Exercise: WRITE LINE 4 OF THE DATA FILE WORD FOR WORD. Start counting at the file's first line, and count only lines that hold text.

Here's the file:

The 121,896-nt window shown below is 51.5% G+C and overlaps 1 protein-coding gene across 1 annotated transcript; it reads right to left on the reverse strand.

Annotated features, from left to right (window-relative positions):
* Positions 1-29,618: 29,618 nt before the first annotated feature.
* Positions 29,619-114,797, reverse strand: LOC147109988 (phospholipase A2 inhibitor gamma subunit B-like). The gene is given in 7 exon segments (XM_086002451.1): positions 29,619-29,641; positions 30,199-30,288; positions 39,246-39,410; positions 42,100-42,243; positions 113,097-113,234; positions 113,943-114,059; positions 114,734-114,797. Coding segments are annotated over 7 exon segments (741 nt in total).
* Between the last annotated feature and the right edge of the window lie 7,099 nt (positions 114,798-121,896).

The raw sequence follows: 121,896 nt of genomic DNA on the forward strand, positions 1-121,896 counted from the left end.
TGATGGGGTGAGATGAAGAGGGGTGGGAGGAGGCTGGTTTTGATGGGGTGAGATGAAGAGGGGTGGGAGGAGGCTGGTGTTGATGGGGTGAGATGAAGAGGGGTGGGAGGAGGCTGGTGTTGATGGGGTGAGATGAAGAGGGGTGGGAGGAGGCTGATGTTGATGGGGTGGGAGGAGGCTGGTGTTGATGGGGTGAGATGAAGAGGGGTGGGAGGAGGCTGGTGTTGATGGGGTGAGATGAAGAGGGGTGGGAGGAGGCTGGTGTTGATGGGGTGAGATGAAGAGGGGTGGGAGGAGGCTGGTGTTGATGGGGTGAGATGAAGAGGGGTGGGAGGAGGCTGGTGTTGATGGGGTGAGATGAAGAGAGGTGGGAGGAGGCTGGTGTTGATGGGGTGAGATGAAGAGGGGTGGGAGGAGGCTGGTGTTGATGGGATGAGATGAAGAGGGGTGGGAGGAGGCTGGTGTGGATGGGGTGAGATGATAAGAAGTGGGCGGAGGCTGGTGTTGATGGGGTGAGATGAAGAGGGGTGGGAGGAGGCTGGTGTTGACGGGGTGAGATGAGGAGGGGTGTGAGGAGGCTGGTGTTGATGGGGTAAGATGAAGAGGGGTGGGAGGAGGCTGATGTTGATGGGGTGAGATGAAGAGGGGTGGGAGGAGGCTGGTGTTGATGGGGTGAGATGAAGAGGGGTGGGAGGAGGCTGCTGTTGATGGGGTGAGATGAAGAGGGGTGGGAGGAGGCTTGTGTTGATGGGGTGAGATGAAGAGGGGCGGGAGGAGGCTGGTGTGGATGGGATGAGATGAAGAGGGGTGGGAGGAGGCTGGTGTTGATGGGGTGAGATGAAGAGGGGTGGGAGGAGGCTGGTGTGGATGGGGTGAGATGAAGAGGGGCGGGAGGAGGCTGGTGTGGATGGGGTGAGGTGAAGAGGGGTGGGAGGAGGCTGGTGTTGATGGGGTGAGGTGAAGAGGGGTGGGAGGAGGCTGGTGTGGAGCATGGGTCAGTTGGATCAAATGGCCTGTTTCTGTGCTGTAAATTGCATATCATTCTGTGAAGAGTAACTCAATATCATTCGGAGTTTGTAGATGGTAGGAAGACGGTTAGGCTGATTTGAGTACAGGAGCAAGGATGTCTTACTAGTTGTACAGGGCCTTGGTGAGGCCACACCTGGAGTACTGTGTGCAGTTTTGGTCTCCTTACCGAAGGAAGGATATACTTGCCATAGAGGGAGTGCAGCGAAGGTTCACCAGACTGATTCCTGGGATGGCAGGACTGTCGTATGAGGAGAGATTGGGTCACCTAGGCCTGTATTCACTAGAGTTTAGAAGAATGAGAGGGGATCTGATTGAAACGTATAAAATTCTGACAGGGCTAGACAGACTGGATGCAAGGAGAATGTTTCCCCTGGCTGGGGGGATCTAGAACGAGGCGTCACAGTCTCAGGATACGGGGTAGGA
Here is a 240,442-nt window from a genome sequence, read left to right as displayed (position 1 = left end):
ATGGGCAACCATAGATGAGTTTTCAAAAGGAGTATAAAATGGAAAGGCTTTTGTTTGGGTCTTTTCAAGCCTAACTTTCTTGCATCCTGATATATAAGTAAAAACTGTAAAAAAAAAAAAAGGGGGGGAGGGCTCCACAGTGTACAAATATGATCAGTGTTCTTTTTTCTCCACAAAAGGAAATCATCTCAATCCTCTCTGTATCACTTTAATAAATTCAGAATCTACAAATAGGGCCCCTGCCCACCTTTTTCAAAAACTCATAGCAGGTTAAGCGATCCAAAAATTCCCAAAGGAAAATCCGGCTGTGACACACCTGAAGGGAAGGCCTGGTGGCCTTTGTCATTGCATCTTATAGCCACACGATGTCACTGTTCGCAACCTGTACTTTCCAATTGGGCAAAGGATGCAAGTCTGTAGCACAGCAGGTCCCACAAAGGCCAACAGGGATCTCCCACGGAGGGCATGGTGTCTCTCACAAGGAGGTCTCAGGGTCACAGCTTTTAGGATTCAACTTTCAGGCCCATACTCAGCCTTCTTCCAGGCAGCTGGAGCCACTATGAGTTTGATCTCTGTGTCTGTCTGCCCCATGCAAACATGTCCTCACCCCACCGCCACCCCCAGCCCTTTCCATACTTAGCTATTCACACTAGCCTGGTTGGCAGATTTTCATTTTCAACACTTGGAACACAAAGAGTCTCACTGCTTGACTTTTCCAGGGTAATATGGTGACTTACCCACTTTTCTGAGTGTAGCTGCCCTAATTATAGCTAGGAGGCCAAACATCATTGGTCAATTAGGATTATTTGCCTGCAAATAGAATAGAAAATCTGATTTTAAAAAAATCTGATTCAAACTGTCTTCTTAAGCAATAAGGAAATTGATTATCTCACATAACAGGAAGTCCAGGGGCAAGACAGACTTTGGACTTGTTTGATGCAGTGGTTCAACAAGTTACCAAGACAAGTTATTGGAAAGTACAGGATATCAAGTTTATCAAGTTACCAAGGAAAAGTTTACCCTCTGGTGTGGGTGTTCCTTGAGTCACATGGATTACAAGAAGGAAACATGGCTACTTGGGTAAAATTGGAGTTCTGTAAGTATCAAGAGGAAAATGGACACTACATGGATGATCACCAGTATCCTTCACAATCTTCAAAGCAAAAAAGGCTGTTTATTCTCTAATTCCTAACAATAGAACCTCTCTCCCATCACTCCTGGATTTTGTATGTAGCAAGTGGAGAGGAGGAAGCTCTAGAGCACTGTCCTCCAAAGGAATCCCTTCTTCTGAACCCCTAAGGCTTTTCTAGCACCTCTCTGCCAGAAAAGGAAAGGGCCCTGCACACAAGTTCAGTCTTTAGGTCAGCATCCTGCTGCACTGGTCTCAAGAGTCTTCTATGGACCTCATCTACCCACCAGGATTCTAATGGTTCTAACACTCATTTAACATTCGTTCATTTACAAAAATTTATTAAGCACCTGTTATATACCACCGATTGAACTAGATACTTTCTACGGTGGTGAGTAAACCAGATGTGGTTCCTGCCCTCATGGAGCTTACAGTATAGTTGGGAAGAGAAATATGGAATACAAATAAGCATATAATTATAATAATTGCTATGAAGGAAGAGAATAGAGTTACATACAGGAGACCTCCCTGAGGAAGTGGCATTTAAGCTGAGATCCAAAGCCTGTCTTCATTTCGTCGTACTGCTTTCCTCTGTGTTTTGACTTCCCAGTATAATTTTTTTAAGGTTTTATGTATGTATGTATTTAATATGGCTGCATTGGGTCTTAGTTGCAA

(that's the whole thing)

* Positions 29,619-114,797, reverse strand: LOC147109988 (phospholipase A2 inhibitor gamma subunit B-like). The gene is given in 7 exon segments (XM_086002451.1): positions 29,619-29,641; positions 30,199-30,288; positions 39,246-39,410; positions 42,100-42,243; positions 113,097-113,234; positions 113,943-114,059; positions 114,734-114,797. Coding segments are annotated over 7 exon segments (741 nt in total).